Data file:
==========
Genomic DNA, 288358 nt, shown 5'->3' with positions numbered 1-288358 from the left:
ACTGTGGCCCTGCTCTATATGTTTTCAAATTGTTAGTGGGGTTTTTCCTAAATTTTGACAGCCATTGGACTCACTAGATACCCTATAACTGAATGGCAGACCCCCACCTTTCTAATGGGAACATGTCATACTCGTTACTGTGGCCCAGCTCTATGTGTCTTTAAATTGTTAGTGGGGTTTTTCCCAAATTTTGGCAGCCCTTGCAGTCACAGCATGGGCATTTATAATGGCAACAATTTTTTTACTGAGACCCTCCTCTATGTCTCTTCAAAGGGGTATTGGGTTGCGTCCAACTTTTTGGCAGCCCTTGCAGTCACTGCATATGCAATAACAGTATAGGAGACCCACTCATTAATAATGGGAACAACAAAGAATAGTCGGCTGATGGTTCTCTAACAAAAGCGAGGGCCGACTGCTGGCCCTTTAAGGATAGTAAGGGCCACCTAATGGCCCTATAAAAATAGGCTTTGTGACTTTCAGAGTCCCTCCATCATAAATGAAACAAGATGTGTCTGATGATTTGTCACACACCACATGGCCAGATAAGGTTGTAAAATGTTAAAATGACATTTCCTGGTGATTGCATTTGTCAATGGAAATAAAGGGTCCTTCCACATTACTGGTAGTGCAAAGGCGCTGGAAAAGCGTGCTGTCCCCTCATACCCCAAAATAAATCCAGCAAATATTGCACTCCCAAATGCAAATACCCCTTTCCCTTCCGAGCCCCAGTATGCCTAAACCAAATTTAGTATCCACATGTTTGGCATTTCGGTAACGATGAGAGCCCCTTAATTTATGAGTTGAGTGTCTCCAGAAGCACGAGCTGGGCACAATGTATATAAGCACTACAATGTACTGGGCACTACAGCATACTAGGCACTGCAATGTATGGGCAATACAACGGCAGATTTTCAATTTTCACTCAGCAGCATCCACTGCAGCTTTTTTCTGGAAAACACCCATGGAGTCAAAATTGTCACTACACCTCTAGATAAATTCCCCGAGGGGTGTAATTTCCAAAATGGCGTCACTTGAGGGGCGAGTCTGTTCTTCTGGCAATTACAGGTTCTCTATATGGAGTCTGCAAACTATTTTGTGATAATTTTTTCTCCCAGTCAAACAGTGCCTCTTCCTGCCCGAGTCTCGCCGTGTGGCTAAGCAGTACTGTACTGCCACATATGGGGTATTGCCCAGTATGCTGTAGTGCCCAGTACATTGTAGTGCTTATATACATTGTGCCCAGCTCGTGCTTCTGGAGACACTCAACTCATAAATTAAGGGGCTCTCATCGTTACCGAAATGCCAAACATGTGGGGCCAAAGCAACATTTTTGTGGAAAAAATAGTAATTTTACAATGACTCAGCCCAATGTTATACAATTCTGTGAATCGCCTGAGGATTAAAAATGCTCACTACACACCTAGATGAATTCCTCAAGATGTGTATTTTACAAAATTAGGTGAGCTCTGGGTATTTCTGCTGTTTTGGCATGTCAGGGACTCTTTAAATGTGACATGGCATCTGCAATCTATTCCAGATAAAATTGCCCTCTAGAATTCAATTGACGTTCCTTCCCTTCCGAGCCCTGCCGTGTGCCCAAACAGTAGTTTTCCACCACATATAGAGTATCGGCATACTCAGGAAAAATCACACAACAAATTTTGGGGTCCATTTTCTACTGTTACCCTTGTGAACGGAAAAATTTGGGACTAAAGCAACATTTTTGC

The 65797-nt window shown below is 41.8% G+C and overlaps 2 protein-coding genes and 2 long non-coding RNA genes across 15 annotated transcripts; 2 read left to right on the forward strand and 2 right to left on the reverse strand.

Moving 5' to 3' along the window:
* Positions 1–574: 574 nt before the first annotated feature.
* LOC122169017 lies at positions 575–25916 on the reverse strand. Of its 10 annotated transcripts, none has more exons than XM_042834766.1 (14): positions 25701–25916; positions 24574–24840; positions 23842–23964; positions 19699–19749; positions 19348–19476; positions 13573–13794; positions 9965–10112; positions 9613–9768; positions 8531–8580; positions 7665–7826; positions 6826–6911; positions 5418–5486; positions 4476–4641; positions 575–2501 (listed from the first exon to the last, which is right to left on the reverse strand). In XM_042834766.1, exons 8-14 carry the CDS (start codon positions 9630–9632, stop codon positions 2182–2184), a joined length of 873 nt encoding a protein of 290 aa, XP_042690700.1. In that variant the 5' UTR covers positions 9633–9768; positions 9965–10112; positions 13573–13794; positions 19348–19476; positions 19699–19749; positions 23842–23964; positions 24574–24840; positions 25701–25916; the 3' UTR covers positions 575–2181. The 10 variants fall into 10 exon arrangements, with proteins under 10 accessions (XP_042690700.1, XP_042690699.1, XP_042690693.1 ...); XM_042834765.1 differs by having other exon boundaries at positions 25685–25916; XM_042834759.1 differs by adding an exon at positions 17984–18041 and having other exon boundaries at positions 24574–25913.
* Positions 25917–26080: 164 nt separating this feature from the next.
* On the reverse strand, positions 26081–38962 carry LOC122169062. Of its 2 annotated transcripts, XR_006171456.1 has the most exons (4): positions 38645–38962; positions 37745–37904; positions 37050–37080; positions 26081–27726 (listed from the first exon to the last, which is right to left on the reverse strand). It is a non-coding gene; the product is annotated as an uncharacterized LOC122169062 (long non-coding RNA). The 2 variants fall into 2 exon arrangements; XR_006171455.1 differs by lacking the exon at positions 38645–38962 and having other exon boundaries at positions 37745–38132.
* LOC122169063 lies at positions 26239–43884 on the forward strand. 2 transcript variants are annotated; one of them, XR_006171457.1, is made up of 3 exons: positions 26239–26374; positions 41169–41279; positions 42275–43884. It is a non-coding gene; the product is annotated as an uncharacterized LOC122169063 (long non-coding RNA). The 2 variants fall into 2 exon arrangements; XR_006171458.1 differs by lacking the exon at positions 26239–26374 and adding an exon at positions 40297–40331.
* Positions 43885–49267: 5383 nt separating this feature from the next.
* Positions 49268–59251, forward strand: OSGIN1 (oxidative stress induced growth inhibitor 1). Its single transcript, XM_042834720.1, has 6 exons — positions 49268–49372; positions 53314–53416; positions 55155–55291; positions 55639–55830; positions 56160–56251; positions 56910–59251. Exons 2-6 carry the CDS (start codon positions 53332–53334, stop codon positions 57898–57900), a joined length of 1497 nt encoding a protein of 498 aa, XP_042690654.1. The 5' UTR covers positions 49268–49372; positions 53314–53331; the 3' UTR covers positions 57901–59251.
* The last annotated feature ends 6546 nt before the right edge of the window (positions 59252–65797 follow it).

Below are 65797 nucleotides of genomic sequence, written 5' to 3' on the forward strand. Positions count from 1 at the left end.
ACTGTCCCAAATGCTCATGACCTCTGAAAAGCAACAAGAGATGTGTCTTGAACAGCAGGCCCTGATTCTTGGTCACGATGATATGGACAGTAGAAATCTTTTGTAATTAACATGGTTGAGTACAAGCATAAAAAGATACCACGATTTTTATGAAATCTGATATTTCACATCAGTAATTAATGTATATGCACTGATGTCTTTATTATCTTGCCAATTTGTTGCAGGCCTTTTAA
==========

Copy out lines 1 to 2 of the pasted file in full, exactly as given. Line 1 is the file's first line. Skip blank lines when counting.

Genomic DNA, 288358 nt, shown 5'->3' with positions numbered 1-288358 from the left:
ACTGTGGCCCTGCTCTATATGTTTTCAAATTGTTAGTGGGGTTTTTCCTAAATTTTGACAGCCATTGGACTCACTAGATACCCTATAACTGAATGGCAGACCCCCACCTTTCTAATGGGAACATGTCATACTCGTTACTGTGGCCCAGCTCTATGTGTCTTTAAATTGTTAGTGGGGTTTTTCCCAAATTTTGGCAGCCCTTGCAGTCACAGCATGGGCATTTATAATGGCAACAATTTTTTTACTGAGACCCTCCTCTATGTCTCTTCAAAGGGGTATTGGGTTGCGTCCAACTTTTTGGCAGCCCTTGCAGTCACTGCATATGCAATAACAGTATAGGAGACCCACTCATTAATAATGGGAACAACAAAGAATAGTCGGCTGATGGTTCTCTAACAAAAGCGAGGGCCGACTGCTGGCCCTTTAAGGATAGTAAGGGCCACCTAATGGCCCTATAAAAATAGGCTTTGTGACTTTCAGAGTCCCTCCATCATAAATGAAACAAGATGTGTCTGATGATTTGTCACACACCACATGGCCAGATAAGGTTGTAAAATGTTAAAATGACATTTCCTGGTGATTGCATTTGTCAATGGAAATAAAGGGTCCTTCCACATTACTGGTAGTGCAAAGGCGCTGGAAAAGCGTGCTGTCCCCTCATACCCCAAAATAAATCCAGCAAATATTGCACTCCCAAATGCAAATACCCCTTTCCCTTCCGAGCCCCAGTATGCCTAAACCAAATTTAGTATCCACATGTTTGGCATTTCGGTAACGATGAGAGCCCCTTAATTTATGAGTTGAGTGTCTCCAGAAGCACGAGCTGGGCACAATGTATATAAGCACTACAATGTACTGGGCACTACAGCATACTAGGCACTGCAATGTATGGGCAATACAACGGCAGATTTTCAATTTTCACTCAGCAGCATCCACTGCAGCTTTTTTCTGGAAAACACCCATGGAGTCAAAATTGTCACTACACCTCTAGATAAATTCCCCGAGGGGTGTAATTTCCAAAATGGCGTCACTTGAGGGGCGAGTCTGTTCTTCTGGCAATTACAGGTTCTCTATATGGAGTCTGCAAACTATTTTGTGATAATTTTTTCTCCCAGTCAAACAGTGCCTCTTCCTGCCCGAGTCTCGCCGTGTGGCTAAGCAGTACTGTACTGCCACATATGGGGTATTGCCCAGTATGCTGTAGTGCCCAGTACATTGTAGTGCTTATATACATTGTGCCCAGCTCGTGCTTCTGGAGACACTCAACTCATAAATTAAGGGGCTCTCATCGTTACCGAAATGCCAAACATGTGGGGCCAAAGCAACATTTTTGTGGAAAAAATAGTAATTTTACAATGACTCAGCCCAATGTTATACAATTCTGTGAATCGCCTGAGGATTAAAAATGCTCACTACACACCTAGATGAATTCCTCAAGATGTGTATTTTACAAAATTAGGTGAGCTCTGGGTATTTCTGCTGTTTTGGCATGTCAGGGACTCTTTAAATGTGACATGGCATCTGCAATCTATTCCAGATAAAATTGCCCTCTAGAATTCAATTGACGTTCCTTCCCTTCCGAGCCCTGCCGTGTGCCCAAACAGTAGTTTTCCACCACATATAGAGTATCGGCATACTCAGGAAAAATCACACAACAAATTTTGGGGTCCATTTTCTACTGTTACCCTTGTGAACGGAAAAATTTGGGACTAAAGCAACATTTTTGC